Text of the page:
Solar solution

The company aiming to power up rural Cambodia

As a project manager for Kamworks, one of Cambodia’s leading solar energy companies, Matt Viner is working to develop a solar platform that will provide rural households with affordable, reliable, renewable energy

Robin Spiess
May 31, 2018

As a project manager for Kamworks, one of Cambodia’s leading solar energy companies, Matt Viner is working to develop a solar platform that will provide rural households with affordable, reliable, renewable energy

Kamworks PAYGO project manager Matt Viner

How have solar energy products changed since Kamworks started in 2006, and why do you think Cambodia’s solar sector continues to struggle to attract investment?
Nowadays, there are more readily available products, often produced in China, and people are beginning to trust and understand the idea of solar energy more and more.
Kamworks is involved in multiple solar projects in Cambodia and abroad, including rooftop solar, solar water pumps, solar street lamps, solar drying – we even have solar systems rigged to help with incubation of chicken eggs. Most recently, we created a pay-as-you-go solar unit to sell to rural households that are not connected to the power grid, ensuring access to dependable electricity.
As of now, there’s not too much investment in solar energy in Cambodia because it’s difficult for investors to predict their returns on investment at this point in time. More than any specific government policy, this uncertainty affects investor confidence.
You’re in charge of developing the pay-as-you-go solar unit for rural households. What gave you the idea for this project, and how does it work?
In terms of productivity, current methods of producing electricity suck. A lot of people use car batteries to power their homes in rural areas, but in about three to six months, car batteries break. If you live in an urban area, you can get electricity by just flipping a switch. But in a rural area, you have to do a lot to get it, and it’s a struggle that’s linked to geography. It’s like getting kicked just because you’re poor. That’s where solar comes in.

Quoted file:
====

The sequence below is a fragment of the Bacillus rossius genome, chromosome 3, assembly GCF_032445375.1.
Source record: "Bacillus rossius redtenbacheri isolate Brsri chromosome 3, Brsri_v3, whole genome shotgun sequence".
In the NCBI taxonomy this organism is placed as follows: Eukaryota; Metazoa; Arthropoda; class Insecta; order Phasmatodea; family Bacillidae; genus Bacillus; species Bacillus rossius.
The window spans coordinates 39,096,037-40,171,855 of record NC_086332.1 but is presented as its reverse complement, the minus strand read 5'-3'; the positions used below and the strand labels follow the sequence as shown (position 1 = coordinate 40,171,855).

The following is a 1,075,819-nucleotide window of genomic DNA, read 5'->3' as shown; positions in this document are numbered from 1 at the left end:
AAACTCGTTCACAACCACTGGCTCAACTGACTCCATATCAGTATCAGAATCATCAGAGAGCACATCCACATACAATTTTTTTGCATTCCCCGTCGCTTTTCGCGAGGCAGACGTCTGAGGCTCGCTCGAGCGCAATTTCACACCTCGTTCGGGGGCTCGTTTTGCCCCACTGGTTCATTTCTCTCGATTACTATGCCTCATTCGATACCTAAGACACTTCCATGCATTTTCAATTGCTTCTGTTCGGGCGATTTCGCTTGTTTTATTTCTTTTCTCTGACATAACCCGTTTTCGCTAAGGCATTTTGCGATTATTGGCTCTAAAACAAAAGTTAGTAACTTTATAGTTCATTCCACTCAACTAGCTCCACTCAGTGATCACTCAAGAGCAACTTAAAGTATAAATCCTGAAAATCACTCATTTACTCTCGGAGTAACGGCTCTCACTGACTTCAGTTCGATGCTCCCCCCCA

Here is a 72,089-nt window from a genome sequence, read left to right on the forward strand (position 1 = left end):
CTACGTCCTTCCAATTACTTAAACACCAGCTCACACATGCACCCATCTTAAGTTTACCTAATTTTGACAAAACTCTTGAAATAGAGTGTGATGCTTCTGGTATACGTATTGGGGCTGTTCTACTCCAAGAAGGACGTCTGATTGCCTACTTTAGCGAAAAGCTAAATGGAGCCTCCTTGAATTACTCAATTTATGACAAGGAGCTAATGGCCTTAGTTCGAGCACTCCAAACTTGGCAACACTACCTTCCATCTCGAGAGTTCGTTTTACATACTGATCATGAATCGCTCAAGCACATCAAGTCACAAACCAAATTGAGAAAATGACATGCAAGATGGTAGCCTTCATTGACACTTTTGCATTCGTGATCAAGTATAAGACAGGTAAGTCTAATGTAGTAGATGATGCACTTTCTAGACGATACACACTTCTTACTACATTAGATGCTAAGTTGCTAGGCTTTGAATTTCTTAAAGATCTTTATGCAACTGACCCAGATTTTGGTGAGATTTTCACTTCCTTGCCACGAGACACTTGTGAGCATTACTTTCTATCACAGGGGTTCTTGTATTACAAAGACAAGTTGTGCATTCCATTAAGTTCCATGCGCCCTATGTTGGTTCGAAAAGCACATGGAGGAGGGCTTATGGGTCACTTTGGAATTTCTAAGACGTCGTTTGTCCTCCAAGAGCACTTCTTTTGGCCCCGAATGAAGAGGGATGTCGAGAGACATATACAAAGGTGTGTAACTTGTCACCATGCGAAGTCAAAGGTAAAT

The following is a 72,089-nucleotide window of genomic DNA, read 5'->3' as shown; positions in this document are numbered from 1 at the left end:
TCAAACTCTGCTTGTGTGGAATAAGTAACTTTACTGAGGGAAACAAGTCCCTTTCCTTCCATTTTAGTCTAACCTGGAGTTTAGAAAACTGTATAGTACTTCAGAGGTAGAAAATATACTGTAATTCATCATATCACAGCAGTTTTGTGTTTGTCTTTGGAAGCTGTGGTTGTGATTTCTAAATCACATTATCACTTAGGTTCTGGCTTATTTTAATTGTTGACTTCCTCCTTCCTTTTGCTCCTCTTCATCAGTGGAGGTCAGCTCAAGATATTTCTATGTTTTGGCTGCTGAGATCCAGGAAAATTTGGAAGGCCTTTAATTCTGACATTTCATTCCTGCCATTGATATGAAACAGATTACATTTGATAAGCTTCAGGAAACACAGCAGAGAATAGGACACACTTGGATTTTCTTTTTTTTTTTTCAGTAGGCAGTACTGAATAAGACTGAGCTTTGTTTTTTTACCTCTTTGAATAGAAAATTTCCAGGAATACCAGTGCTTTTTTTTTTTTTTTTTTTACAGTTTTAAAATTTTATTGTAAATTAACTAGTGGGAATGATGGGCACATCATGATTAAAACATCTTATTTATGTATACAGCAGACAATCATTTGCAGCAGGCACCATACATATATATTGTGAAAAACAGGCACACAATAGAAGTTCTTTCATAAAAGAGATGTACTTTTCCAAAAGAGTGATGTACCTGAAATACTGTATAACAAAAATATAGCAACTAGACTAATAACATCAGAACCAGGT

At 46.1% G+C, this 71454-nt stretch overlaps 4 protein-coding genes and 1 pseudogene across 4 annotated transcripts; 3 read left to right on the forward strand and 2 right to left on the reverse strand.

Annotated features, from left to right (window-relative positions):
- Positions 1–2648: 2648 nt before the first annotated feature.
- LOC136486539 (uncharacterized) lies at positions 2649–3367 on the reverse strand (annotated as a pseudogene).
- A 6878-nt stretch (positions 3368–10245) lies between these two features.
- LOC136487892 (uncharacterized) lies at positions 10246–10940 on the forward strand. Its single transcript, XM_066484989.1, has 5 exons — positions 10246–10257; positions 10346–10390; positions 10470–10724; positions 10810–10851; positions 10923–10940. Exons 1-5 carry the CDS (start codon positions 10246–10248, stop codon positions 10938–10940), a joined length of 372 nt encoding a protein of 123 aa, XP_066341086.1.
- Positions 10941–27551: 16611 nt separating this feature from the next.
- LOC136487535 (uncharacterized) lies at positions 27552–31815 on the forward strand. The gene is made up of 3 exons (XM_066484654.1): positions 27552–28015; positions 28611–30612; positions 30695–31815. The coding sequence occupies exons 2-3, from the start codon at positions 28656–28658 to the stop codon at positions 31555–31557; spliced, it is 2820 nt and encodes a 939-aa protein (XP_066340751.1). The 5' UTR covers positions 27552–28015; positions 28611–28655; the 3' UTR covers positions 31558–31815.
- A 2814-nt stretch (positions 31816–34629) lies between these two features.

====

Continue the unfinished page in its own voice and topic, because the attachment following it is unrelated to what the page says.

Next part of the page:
A pay-as-you-go system functions much like a traditional pay-as-you-go mobile phone in that you buy a top-up and the system produces electricity for your household for a period of time. For our latest system, a solar panel is connected to a unit in the home which provides a display that tells the customer whether or not their battery is charging and how much energy they have remaining.
The pay-as-you-go platform allows solar distributors to finance themselves and provide rural people with consistent access to energy.
Solar panels on the roof of a Phnom Penh building Photo: Kamworks

In which countries do you see the most potential for this product?
There are a few main factors. First and foremost, it needs to be a sunny country. We work on an average of four to five hours of solar radiance every day, both here in Southeast Asia and in our other target market, sub-Saharan Africa. Sunshine is great. Another strong factor for marketing our PayGo systems is the presence of mobile mining and phone penetration, where people are becoming accustomed to paying for things using their phones. The third factor we look for is a country where a significant number of its people are off grid. Several Southeast Asian countries are solid markets for us.
We believe the future is one where everyone has equitable access to the power grid. We do see the grid expanding in Cambodia, which would make our systems unnecessary here in the long run, which is part of the reason we’ve been looking abroad to markets in several other countries, including Pakistan, Nigeria and Uganda.
What are the pros and cons of using solar energy in Southeast Asia?
I think with any energy source, you have to take into account the environmental costs. Coal is obviously damaging the environment. Personally, I think, too, that even with hydropower we have to be careful. I believe that hydropower can also have huge implications that can be as damaging as coal-powered alternatives. Hydro relies on a strong water source which is subject to change here in the dry season. Then there are questions about the hydrology of the Mekong and the impact on its fisheries – basically, there are a lot of unknown risks and potential downsides to hydro, in comparison to solar and wind technologies.
I also think solar is so important for a country like Cambodia because this country relies on imported energy, and solar is so easy to harness domestically. [Former American President Barack] Obama has a nice quote about this, basically saying that if a country isn’t in charge of its power, it’s not in charge of its decisions. Cambodia has plenty of sunshine and can take advantage of that.

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